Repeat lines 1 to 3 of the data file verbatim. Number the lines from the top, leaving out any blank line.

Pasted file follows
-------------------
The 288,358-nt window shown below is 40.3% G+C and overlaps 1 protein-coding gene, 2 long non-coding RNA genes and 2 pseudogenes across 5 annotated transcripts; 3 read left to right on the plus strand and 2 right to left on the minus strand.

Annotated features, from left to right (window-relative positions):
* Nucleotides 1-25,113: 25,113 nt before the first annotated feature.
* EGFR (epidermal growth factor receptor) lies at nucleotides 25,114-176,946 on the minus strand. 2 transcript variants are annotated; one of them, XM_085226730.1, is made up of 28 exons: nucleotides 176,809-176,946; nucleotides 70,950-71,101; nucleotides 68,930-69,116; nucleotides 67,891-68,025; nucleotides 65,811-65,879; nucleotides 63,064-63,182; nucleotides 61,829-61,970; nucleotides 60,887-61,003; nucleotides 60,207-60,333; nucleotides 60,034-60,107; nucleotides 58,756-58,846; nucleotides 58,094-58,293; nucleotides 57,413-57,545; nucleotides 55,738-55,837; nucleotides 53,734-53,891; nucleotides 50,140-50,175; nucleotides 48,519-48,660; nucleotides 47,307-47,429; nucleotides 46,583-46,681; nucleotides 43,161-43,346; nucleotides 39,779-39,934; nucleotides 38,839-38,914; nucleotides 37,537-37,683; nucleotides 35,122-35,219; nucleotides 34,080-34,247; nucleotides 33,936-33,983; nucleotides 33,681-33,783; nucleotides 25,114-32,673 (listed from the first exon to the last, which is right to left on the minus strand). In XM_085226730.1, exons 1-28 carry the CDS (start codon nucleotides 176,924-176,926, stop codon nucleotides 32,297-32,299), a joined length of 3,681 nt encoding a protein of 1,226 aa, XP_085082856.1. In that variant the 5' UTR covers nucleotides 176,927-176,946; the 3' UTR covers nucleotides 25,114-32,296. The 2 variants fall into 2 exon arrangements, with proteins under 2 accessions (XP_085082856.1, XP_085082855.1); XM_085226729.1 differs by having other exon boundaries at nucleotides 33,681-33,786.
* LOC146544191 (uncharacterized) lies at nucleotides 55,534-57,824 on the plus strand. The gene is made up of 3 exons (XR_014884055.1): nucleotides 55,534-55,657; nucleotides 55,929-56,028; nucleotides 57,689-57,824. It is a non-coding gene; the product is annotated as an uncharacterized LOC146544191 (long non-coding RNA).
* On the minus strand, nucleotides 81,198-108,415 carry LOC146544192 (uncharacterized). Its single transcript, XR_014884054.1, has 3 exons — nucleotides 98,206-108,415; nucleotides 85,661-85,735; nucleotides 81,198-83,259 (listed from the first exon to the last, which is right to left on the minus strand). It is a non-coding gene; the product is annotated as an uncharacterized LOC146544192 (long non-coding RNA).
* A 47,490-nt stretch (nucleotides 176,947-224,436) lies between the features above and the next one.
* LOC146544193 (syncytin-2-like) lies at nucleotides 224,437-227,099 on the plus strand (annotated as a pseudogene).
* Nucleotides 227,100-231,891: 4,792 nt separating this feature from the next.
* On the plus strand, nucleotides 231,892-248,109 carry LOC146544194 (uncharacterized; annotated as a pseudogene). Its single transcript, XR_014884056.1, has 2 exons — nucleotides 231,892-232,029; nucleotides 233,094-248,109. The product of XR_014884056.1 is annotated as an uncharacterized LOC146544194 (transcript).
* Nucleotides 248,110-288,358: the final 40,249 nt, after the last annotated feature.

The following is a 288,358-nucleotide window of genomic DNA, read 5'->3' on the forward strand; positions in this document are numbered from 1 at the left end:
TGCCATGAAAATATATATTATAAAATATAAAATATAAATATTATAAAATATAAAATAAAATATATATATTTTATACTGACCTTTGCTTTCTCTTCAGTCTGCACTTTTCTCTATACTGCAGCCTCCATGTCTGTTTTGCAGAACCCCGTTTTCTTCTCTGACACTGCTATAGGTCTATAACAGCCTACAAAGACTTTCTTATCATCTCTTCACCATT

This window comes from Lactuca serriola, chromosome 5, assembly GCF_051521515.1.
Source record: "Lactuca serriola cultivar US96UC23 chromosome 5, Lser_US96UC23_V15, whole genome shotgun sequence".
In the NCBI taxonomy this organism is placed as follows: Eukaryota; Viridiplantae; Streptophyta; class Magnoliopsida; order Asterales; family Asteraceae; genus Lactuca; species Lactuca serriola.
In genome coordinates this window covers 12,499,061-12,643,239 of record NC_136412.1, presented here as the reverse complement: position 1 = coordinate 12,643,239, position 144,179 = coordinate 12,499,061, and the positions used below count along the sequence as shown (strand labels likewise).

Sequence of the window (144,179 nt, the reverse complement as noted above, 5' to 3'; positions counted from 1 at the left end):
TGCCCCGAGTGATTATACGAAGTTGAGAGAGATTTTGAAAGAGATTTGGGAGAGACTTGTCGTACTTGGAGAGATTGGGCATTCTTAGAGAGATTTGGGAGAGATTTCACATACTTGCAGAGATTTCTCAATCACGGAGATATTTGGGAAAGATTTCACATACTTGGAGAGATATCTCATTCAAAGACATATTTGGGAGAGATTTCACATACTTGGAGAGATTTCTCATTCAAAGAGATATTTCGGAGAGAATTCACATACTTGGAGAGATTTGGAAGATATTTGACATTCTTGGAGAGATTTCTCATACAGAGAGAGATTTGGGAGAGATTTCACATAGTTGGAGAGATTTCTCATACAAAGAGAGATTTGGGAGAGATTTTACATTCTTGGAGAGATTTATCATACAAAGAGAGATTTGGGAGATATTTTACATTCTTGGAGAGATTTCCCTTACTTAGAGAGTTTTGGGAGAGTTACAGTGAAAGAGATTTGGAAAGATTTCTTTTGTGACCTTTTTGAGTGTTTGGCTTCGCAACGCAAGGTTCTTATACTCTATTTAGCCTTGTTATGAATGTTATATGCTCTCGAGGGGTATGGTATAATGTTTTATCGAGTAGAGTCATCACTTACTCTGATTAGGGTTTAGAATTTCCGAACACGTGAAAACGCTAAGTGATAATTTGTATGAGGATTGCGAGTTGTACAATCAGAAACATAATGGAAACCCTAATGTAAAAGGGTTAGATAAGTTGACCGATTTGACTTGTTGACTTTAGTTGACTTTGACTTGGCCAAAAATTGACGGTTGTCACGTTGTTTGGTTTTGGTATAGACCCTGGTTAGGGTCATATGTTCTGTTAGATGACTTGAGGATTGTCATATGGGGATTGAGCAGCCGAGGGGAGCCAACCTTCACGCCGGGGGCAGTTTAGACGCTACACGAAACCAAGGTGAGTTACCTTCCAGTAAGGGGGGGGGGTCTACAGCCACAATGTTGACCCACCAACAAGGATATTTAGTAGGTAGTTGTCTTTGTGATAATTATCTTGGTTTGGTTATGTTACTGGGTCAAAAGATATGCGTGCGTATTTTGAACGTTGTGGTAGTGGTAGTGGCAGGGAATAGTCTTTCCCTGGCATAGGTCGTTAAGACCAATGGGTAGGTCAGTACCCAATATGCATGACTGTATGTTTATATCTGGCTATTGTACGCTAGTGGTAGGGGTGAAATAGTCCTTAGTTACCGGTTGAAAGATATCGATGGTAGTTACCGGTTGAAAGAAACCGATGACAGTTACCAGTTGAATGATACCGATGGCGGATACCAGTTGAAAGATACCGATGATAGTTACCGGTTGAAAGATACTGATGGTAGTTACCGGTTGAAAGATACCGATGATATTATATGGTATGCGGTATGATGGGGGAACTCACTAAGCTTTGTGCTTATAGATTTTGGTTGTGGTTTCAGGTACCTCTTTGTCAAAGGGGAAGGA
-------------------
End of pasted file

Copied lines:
The 288,358-nt window shown below is 40.3% G+C and overlaps 1 protein-coding gene, 2 long non-coding RNA genes and 2 pseudogenes across 5 annotated transcripts; 3 read left to right on the plus strand and 2 right to left on the minus strand.

Annotated features, from left to right (window-relative positions):
* Nucleotides 1-25,113: 25,113 nt before the first annotated feature.